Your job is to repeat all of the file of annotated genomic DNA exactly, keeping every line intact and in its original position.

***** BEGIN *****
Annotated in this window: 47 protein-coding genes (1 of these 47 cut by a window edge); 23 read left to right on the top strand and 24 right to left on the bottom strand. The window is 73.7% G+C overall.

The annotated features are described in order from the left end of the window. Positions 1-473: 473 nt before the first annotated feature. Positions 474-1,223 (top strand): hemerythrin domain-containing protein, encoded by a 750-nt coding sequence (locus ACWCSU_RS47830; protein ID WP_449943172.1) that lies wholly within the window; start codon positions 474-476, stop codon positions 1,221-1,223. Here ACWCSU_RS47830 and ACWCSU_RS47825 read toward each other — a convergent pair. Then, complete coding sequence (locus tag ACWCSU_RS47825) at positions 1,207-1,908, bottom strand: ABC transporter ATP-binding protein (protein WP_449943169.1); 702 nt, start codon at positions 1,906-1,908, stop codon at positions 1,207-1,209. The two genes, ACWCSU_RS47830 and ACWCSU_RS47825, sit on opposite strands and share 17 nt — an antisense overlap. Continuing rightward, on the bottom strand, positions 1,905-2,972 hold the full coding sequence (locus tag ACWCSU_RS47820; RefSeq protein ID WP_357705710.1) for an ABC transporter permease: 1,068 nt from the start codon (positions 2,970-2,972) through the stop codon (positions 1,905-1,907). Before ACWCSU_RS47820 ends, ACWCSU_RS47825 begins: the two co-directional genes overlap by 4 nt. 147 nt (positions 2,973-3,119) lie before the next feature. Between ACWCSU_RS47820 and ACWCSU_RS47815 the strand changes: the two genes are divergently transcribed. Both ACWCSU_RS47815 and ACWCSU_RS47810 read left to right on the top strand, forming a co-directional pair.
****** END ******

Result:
Annotated in this window: 47 protein-coding genes (1 of these 47 cut by a window edge); 23 read left to right on the top strand and 24 right to left on the bottom strand. The window is 73.7% G+C overall.

The annotated features are described in order from the left end of the window. Positions 1-473: 473 nt before the first annotated feature. Positions 474-1,223 (top strand): hemerythrin domain-containing protein, encoded by a 750-nt coding sequence (locus ACWCSU_RS47830; protein ID WP_449943172.1) that lies wholly within the window; start codon positions 474-476, stop codon positions 1,221-1,223. Here ACWCSU_RS47830 and ACWCSU_RS47825 read toward each other — a convergent pair. Then, complete coding sequence (locus tag ACWCSU_RS47825) at positions 1,207-1,908, bottom strand: ABC transporter ATP-binding protein (protein WP_449943169.1); 702 nt, start codon at positions 1,906-1,908, stop codon at positions 1,207-1,209. The two genes, ACWCSU_RS47830 and ACWCSU_RS47825, sit on opposite strands and share 17 nt — an antisense overlap. Continuing rightward, on the bottom strand, positions 1,905-2,972 hold the full coding sequence (locus tag ACWCSU_RS47820; RefSeq protein ID WP_357705710.1) for an ABC transporter permease: 1,068 nt from the start codon (positions 2,970-2,972) through the stop codon (positions 1,905-1,907). Before ACWCSU_RS47820 ends, ACWCSU_RS47825 begins: the two co-directional genes overlap by 4 nt. 147 nt (positions 2,973-3,119) lie before the next feature. Between ACWCSU_RS47820 and ACWCSU_RS47815 the strand changes: the two genes are divergently transcribed. Both ACWCSU_RS47815 and ACWCSU_RS47810 read left to right on the top strand, forming a co-directional pair.